On a homesteading blog.
For 5 minutes I contemplated skipping it and hoping you wouldn’t notice, but I’ve decided against it and offer as my only excuse that I try to keep a schedule with garden posting being done on Saturdays and they’ve seemed so very full and busy these last few weeks, I just haven’t had the time.
So here is our garden progression for July and I’ll try to pretend like I don’t have two weeks worth of knowledge about what August will be like out there.
I’ll also pretend like I have all 4 weeks worth of photos when I don’t because my 2nd memory card has vanished off the face of the earth taking with it 2 weeks worth of images.
Last week of June
~ I know the maps say we’re still in a drought, but I think we’ve been getting enough rain- and sometimes in goodly amounts- to keep me from having to water. One less garden task to worry about is a good thing. As much as I love being out there puttering around, “babies don’t keep.” Once again, I’m completely sold on garden mulching. My soil is staying nice and moist and looks pretty happy under there. And weeds! Do you really see too many (ok there are some persistent thistle in the lower right corner) but I only weeded twice in July! And both times it took about half an hour.
~ I mentioned earlier this week that the cucumbers have done amazingly well. I *think* they’re done and now I’ll let them die back and the ones I’m saving for seed mature for a month or so. I’m happy this might be the seed stock for our future gardens.
~ It’s a jungle out there. The beans and the tomatoes have just about grown together. This area is nearly impassable and it’s quite obvious that this small garden space alone won’t supply our families needs. I know the perfect grain “field” in which to expand for future years.
~This year I successfully raised about 125 tomato seedlings. To think it could have been more. Even when it came to transplant time, I probably planted about 66 plants. I never imagined that those little seedlings I started in my basement would ever make it to be 6 feet tall. I tried to stay on top of staking and pruning, but it was more than I could handle, what with babies not keeping and all, and now it is a sea of tomato plants. I can’t logistically see how harvest time will not end with trampled plants, let alone finding hornworms if they’re in there. I’m hoping at least what they say about the Heinz variety coming on all at once will be true and those at least will be fully productive. And of course that’s if they get enough sun to even ripen.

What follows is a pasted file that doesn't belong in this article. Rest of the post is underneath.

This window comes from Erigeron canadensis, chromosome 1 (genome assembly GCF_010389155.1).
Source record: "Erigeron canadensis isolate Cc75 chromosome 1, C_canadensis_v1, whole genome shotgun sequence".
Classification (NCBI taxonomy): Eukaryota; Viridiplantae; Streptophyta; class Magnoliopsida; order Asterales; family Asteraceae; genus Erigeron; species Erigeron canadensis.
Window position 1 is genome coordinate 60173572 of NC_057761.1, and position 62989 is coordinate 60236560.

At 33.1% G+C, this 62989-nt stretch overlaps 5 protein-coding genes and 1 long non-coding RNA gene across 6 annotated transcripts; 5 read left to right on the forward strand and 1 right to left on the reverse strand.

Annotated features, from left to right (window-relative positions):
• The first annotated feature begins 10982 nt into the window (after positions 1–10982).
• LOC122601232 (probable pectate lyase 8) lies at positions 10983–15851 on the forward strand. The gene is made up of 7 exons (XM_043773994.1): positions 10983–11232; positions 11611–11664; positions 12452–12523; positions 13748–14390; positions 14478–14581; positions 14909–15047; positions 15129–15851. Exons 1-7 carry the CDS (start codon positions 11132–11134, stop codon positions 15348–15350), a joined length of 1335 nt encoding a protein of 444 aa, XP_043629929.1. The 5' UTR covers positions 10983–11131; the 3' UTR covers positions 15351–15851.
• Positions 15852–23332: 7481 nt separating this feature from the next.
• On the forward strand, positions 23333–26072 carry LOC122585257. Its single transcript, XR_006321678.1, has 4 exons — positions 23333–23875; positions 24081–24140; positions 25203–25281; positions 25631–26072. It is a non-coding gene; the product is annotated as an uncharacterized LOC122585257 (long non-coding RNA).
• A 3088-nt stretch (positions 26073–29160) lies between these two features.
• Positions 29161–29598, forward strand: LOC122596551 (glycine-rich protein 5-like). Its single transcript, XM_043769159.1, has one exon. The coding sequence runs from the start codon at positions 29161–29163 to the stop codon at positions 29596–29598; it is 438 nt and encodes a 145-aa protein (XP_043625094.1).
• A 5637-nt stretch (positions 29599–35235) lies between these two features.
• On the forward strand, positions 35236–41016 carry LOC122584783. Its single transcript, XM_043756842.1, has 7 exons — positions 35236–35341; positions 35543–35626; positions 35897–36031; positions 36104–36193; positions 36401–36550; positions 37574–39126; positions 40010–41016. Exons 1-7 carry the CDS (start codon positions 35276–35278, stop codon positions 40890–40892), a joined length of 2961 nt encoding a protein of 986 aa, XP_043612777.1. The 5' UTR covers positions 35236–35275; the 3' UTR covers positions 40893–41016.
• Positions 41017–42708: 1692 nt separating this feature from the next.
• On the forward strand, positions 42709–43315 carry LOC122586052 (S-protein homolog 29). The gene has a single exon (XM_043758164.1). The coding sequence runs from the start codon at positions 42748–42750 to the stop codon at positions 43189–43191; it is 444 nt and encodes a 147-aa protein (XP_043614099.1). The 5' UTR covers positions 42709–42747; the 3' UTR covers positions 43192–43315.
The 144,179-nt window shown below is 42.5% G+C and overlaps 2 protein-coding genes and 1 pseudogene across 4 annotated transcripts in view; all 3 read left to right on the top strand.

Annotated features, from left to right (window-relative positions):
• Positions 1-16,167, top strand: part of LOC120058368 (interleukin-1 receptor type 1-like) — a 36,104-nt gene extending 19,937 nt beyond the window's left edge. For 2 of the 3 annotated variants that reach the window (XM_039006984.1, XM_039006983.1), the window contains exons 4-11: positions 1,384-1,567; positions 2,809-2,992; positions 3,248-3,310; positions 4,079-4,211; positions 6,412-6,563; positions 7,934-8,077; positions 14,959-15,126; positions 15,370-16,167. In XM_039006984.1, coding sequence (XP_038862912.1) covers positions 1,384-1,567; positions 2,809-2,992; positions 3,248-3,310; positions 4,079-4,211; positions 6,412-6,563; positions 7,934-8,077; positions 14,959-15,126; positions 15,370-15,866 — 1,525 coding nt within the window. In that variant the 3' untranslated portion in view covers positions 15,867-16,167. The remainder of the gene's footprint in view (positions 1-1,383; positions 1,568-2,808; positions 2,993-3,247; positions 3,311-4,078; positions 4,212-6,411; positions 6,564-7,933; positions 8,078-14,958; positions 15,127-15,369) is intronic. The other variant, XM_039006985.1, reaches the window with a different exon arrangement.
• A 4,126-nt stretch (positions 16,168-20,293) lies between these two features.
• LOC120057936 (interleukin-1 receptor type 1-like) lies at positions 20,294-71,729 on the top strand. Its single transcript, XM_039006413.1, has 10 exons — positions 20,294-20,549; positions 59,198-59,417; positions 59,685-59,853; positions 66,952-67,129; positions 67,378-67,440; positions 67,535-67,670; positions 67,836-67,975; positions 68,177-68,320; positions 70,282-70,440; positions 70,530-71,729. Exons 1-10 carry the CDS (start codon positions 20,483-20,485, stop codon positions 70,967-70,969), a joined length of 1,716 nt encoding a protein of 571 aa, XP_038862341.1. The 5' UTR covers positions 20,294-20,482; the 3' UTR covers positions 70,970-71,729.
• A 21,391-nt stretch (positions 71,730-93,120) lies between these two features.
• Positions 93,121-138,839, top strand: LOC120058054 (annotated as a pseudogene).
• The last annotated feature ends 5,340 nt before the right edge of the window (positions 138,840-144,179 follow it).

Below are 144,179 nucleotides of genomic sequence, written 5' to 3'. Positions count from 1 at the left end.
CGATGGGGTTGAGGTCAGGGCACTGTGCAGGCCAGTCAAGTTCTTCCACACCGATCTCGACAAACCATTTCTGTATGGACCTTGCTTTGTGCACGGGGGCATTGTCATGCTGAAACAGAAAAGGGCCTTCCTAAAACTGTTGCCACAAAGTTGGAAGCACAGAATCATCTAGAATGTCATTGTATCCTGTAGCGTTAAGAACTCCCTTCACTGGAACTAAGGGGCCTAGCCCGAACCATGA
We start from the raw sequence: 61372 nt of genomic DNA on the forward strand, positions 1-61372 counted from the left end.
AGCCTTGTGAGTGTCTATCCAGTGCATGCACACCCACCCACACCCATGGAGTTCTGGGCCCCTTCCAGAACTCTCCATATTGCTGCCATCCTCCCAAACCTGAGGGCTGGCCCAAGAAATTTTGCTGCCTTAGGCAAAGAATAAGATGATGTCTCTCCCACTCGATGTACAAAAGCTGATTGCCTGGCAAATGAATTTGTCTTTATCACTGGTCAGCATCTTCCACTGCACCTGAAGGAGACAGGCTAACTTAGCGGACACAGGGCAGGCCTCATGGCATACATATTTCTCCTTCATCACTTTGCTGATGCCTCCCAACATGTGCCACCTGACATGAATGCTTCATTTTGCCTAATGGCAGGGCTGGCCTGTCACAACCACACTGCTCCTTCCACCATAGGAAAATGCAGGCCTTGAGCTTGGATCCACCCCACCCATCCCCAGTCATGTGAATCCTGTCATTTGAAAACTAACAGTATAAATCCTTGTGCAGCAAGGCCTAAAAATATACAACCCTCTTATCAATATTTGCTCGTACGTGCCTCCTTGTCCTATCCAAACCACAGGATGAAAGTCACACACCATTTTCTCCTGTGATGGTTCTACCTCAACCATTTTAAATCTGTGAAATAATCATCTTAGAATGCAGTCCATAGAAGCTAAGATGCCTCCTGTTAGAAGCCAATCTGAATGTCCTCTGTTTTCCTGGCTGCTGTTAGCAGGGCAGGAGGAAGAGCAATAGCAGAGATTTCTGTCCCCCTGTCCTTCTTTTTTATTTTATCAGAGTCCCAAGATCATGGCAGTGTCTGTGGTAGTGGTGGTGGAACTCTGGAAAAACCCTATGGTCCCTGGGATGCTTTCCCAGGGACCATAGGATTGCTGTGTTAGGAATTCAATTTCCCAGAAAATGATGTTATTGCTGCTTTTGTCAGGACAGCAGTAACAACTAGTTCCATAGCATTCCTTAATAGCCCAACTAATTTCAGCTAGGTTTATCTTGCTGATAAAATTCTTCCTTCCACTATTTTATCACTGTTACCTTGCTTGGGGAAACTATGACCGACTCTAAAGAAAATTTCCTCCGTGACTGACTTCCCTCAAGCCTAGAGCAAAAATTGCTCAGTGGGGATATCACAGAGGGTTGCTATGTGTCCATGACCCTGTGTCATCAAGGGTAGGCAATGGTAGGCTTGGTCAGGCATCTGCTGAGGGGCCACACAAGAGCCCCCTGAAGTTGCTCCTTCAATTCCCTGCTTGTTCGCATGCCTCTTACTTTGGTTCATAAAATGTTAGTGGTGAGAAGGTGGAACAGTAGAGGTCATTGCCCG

Over space tomatoes is the lesson learned here. Next year, I’m shooting for like 4-5 feet between each row. 2-3 is definitely not enough even though it might seem like it in June.
~I have two zucchini plants that have been swallowed up and hidden by the aforementioned tomatoes. I can’t find any zucchini’s when they’re growing on there, but more to the point neither can the cucumber beetles. Those little stinkers are my worst garden enemy and I can’t find anything to take care of them that works. I’m losing plants overnight to bacterial wilt and am down to 2 zucchini, 2 yellow squash, and one acorn squash.
August, September, and November are the big harvest months around here and I’m looking forward to seeing how many things will do this year. Despite the hot, dry start and the abundance of garden pests, the death of the one guinea fowl that visited the garden, and the pullets that won’t stay in the pasture and away from it, I’m staying relatively optimistic and looking forward to what the rest of the season holds.
I’m also going to be a bit more proactive about fall gardening this year. Mid-July I planted the last of my 2011 parsnip seed, carrots, chard, kale, and mangle beets (for forage) in the spent barley patch. I started spinach, cos lettuce, and Walla-Walla onions in the basement for transplant in the next couple months. I’m planning on filling the grain space with tons of lettuce because we never seem to have enough and extras can always go to the chickens. Next month, I think I’ll start photographing that area to watch the progression there. It’s always such fun for me to see how differently things can look from one month to the next and from year to year.
I’d love to hear about your experience with fall gardens though, especially if you’ve managed it with little materials or expense. I’ve dabbled in it a couple times, but with very little success.
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